Thursday – Day 2
Our plan for today was simple: embassy. It was the reason we were here. Biruk would need to get his visa so that he could enter the US and become a citizen.
Biruk woke up with a nose bleed, which I responded to by saying, “you are a Moore” (my kids are big time nose bleeders – a gift from their paternal gene pool). We spent some time hanging out on the balcony of the guest house, watching the bustling street below. There was a steady procession of people walking in all directions, men carrying shovels, business women walking in heels, students with backpacks, men herding goats or cattle, children carrying babies on their backs, buses, cars, animals – the street was alive at 8am. I turned to Biruk and said, “you know, you are going to miss this place”. He remained quiet. I thought for a moment about 8am on our quiet rural cul-de-sac. “America is nothing like this. You are going to miss it, but you can come back and visit any time you want”.
He was nervous all morning. No matter what I said to console and comfort him, he was determined that he would not allow himself to rest in our adoption until the final paper was stamped. Who could blame him? Over lunch he kept checking the time and became increasingly concerned about us arriving late. He is a nervous nelly – clearly a trait from my side of the family.
Embassy was uneventful, which was perfect. The building looked like any other US government building. The whole experience was not unlike being at the DMV. I was greeted by our Gladney representative, who encouraged us to sit with the other Gladney families – who were all strapped with baby bjorns. My baby was definitely different than all the other babies at the embassy.
Once our name was called, I rolled up to the window with my posse. I showed the official the power of attorney from my hubs, affirmed that both Dirt and I had met B prior to court, and helped B roll his thumb on the thumb-scanner-thingy. Then the official stamped a few papers, told me B’s visa would be ready at 10am tomorrow and informed me that I would receive a sealed envelope that I would need to keep sealed until I handed it to the immigration officials at our port of entry. Upon arrival, Biruk would become a US citizen. [insert cartwheel here]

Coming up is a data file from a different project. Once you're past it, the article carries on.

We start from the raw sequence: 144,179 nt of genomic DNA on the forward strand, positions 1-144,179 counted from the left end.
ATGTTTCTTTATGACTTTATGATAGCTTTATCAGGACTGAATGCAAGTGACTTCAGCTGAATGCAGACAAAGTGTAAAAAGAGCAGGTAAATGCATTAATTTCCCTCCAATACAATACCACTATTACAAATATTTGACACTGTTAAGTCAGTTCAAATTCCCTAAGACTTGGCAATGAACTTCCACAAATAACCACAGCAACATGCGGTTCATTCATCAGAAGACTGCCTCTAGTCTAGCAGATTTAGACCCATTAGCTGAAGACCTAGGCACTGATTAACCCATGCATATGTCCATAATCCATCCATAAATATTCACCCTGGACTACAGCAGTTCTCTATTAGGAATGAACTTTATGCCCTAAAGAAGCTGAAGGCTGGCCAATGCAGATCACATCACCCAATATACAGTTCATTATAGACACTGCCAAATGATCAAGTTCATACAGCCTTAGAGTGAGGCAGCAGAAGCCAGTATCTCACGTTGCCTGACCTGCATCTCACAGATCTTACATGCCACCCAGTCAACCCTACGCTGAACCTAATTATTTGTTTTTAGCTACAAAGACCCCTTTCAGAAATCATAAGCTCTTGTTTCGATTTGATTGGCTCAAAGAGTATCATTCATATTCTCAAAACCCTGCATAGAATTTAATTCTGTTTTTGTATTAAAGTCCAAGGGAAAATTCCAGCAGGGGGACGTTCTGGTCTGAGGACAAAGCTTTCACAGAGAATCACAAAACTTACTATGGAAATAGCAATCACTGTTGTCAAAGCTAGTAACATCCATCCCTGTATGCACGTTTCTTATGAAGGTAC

That moment seemed to mark the end of our adoption process…at least from a paperwork and process perspective. It was a good moment and Biruk’s eyes lit up when he heard his name in conjunction with “US citizen”.
We decided to head to Suluta to visit the kids at Hope for the Hopeless orphanage (HFTH), in particular -it was time for Heather to see M.
We arrived in Suluta before the kids returned from school, which gave us time to tour the new school building (under construction) and chat with Surafel, the founder of the orphanage, who was visiting from AZ.
When the kids arrived, we were greeted by 51 hugs from 51familiar smiling faces. It had been a year since our last visit and many of the kids had grown. Among them, our sponsor son Anwar, who seemed to be shell-shocked that I was there. We reminisced together about the day Wendy and I met him (3 years ago) on the front porch of the drop in center – it is so great to have history and happy memories with these kids.
Heather and M were all smiles, hugging and playing. Heather pulled out her iPhone and shared videos from her recent ski trip, which drew a crowd of kids who were intrigued by the “ice on the ground”. Wendy also pulled out her iPhone and shared pictures and games with a crowd of boys.
We stayed for a few hours with the promise of returning on Saturday to spend the day. Earlier in the week I handed Biruk $100 (from my generous friend Jodi) who said he could put it good use somewhere. Biruk decided that he wanted to use the money to throw a party at Hope for the Hopeless orphanage. (interestingly HFTH is not his former orphanage, though he has visited HFTH on several occasions over the last two years.)
We ended the day by having dinner with Tam and Dani at Churchill hotel. The fantastic thing about Churchill hotel was that we could get free wifi in the restaurant. Let’s just say that there were a lot of “glowing faces” around the dinner table, as each of us logged in and connected with the outside world (including a face time chat with Dirt).
I’m typing this at 4am. Our strategy tonight was to ward off those pesky ear buzzing mosquitoes by leaving our bedroom window closed. Unfortunately this means that there is no breeze or cool air coming into our room…which is making it a bit toasty – particularly for me because my bed is dressed with fleece sheets, a fur blanket, and a fleece comforter. …which would be fine if I were at home in the arctic tundra otherwise known as my bedroom, but here, I’m afraid I’m going to combust. One wrong turn and the static electricity sparks that light up my fleece covered cocoon might ignite.